Global coalition and tech giants unite against commercial spyware abuse

Commercial spyware abuse

A coalition of dozens of countries, including France, the United Kingdom and the United States, along with technology companies such as Google, MDSec, Meta and Microsoft, have signed a joint agreement to curb the use of commercial spyware aimed at committing human rights abuses .

The initiative, nicknamed the Pall Mall trialaims to address the proliferation and irresponsible use of commercial cyber intrusion tools by establishing guiding principles and policy options for states, industry and civil society in relation to the development, facilitation, purchase and use of such instruments.

The statement said the “uncontrolled spread” of spyware offerings contributes to “unintended escalation in cyberspace,” stressing that it poses risks to cyber stability, human rights, national security and digital security.

“Where these tools are used maliciously, attacks can access victims’ devices, listen to calls, obtain photos and remotely operate a camera and microphone via ‘zero-click’ spyware, meaning no interaction is necessary by the user,” the British government said in a statement. Press release.

According to the National Cyber ​​Security Center (NCSC), it is estimated that thousands of people are targeted globally by spyware campaigns every year.

“And as the commercial market for these tools grows, so will the number and severity of cyberattacks that compromise our digital devices and systems, causing increasingly costly damage and making it harder than ever for our cyber defenses to protect institutions and public services,” Deputy Prime Minister Oliver Dowden said at the UK-France Cyber ​​Proliferation Conference.

Cyber ​​security

Notably missing from the list of countries participating in the event is Israel, which is home to numerous private sector offensive actors (PSOAs) or commercial surveillance providers (CSVs) such as Candiru, Intellexa (Cytrox), NSO Group, and QuaDream. .

Recorded Future News reported that Hungary, Mexico, Spain and Thailand, which have been linked to spyware abuse in the past, did not sign the pledge.

The multilateral action coincides with the US State Department’s announcement to deny visas to individuals it believes are involved in the misuse of dangerous spyware technologies.

“Until recently, a lack of accountability has allowed the spyware industry to proliferate dangerous surveillance tools around the world,” Google said in a statement shared with The Hacker News. “Limiting the ability of spyware vendors to operate in the United States helps change the incentive structure that has enabled their continued growth.”

On the one hand, spyware such as Chrysaor and Pegasus are licensed to government customers for use in law enforcement and counterterrorism. On the other hand, oppressive regimes regularly abuse it to target journalists, activists, lawyers, human rights defenders, dissidents, political opponents and other members of civil society.

Such intrusions typically leverage zero-click (or one-click) exploits to surreptitiously deploy surveillance software to targets’ Google Android and Apple iOS devices with the goal of gathering sensitive information.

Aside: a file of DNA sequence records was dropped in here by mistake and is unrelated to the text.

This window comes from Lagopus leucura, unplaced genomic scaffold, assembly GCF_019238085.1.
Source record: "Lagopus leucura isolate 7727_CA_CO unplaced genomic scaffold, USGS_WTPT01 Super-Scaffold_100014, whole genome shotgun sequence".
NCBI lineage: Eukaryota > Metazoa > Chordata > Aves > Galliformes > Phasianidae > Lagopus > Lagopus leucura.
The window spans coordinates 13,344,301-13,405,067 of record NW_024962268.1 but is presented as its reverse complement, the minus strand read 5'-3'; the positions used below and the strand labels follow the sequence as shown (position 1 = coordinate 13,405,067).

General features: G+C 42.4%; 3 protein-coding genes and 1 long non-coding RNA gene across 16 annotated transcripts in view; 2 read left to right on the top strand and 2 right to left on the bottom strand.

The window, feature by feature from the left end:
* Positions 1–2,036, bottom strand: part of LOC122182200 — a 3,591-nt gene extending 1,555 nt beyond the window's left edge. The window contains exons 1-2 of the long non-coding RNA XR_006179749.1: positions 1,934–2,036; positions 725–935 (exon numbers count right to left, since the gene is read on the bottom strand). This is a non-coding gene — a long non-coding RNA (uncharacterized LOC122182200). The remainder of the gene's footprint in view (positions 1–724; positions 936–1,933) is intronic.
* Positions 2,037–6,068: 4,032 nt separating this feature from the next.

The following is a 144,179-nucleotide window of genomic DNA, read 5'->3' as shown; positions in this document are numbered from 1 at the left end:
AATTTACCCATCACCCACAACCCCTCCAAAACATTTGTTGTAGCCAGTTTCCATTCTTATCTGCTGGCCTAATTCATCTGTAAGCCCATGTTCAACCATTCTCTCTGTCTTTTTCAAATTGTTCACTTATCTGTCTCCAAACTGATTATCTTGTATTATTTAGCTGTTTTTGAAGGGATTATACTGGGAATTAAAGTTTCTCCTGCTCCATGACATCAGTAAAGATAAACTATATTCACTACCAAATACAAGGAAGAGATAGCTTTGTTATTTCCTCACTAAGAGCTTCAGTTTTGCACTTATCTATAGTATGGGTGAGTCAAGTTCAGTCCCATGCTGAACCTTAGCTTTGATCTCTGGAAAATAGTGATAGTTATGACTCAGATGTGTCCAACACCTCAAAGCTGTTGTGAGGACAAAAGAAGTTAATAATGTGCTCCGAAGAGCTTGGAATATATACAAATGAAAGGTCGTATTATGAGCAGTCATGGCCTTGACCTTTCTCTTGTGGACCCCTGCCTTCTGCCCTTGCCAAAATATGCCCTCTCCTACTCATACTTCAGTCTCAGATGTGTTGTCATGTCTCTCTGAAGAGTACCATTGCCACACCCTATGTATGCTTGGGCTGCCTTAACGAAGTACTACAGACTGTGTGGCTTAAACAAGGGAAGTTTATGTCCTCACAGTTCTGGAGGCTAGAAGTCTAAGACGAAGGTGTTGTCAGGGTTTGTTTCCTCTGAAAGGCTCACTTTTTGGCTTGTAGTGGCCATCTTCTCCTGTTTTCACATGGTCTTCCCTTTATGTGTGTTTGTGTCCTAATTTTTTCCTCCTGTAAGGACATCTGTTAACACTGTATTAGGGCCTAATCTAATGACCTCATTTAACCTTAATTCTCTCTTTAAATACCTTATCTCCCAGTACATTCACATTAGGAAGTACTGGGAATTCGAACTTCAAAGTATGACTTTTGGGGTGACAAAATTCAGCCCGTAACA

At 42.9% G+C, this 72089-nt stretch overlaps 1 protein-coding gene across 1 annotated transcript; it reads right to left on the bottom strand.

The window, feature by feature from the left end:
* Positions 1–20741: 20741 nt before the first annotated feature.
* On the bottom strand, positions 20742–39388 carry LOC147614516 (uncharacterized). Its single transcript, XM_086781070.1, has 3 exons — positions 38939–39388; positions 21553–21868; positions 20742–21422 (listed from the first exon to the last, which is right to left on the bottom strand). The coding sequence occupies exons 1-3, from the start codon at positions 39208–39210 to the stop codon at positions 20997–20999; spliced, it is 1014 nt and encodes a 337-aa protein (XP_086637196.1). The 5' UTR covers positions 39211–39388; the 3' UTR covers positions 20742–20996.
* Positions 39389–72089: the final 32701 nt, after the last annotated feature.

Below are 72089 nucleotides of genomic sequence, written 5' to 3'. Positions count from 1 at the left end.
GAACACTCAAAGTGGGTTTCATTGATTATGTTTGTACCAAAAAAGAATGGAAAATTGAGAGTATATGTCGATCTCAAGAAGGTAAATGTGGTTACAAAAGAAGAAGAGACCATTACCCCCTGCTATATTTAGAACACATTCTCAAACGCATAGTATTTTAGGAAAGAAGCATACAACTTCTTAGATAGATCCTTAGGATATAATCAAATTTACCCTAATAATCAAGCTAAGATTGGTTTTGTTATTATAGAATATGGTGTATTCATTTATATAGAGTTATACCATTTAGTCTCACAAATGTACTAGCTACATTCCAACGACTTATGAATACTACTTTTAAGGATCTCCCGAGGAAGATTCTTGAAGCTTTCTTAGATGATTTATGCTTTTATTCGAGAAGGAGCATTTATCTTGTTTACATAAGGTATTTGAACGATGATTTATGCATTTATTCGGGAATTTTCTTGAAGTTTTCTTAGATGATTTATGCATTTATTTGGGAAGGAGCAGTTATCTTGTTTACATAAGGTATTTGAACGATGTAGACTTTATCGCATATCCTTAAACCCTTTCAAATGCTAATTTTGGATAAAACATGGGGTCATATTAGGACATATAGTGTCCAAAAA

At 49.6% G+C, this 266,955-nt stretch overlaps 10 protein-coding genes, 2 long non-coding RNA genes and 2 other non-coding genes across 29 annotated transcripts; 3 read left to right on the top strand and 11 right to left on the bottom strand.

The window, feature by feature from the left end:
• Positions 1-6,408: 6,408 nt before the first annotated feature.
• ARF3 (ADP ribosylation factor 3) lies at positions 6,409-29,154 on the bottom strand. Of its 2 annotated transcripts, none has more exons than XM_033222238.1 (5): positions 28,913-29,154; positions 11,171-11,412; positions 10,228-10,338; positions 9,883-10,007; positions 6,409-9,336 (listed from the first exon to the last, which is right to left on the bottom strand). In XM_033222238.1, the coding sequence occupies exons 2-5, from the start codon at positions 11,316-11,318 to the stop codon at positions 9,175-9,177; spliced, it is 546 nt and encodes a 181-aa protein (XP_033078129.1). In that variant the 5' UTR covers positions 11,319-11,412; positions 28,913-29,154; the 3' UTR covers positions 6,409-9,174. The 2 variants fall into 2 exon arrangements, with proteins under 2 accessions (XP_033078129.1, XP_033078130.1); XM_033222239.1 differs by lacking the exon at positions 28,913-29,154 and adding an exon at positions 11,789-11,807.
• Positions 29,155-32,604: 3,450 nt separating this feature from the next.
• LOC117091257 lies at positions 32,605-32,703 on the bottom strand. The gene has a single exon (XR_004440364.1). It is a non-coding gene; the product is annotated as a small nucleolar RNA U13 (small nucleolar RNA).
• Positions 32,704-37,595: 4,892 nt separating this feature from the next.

That said, ongoing efforts to combat and contain the spyware ecosystem have been something of a “whack-a-mole,” underscoring the challenge of fending off recurring, lesser-known players who supply or invent similar cyber weapons.

This also extends to the fact that CSVs continue to engage in the development of new exploit chains as companies like Apple, Google, and others discover and patch zero-day vulnerabilities.

Threat Analysis Group (TAG)
Source: Google Threat Analytics Group (TAG)

“As long as there is demand for surveillance capabilities, there will be incentives for CSVs to continue to develop and sell tools, perpetuating an industry that harms high-risk users and society at large,” said the Threat Analysis Group (TAG) of Google.

An extensive report published by TAG this week revealed that the company is tracking around 40 commercial spyware companies selling their products to government agencies, including 11 linked to the exploitation of 74 zero-days in Google Chrome (24), Android ( 20), iOS (16), Windows (6), Adobe (2), Mozilla Firefox (1) in the last ten years.

Unknown state-sponsored perpetrators, for example, last year exploited three flaws in iOS (CVE-2023-28205, CVE-2023-28206 and CVE-2023-32409) as zero-days to infect victims with developed spyware from Barcelona- based on Variston. The defects were fixed by Apple in April and May 2023.

The campaign, discovered in March 2023, provided an SMS link and targeted iPhones located in Indonesia running iOS versions 16.3.0 and 16.3.1 with the aim of distributing the BridgeHead spyware implant via the Heliconia exploitation framework. Variston also weaponized Variston over a serious security hole in Qualcomm chips (CVE-2023-33063) that first came to light in October 2023.

Cyber ​​security

The full list of zero-day vulnerabilities in Apple iOS and Google Chrome discovered in 2023 and tied to specific spyware vendors is as follows:

“Private sector companies have been involved in discovering and selling exploits for many years, but the rise of turnkey spying solutions is a more recent phenomenon,” the tech giant said.

“CSVs work with deep technical expertise to deliver ‘pay-to-play’ tools that bundle a chain of exploits designed to overcome a selected device’s defenses, spyware, and necessary infrastructure, all to harvest the desired data from the an individual’s computer.” device.”

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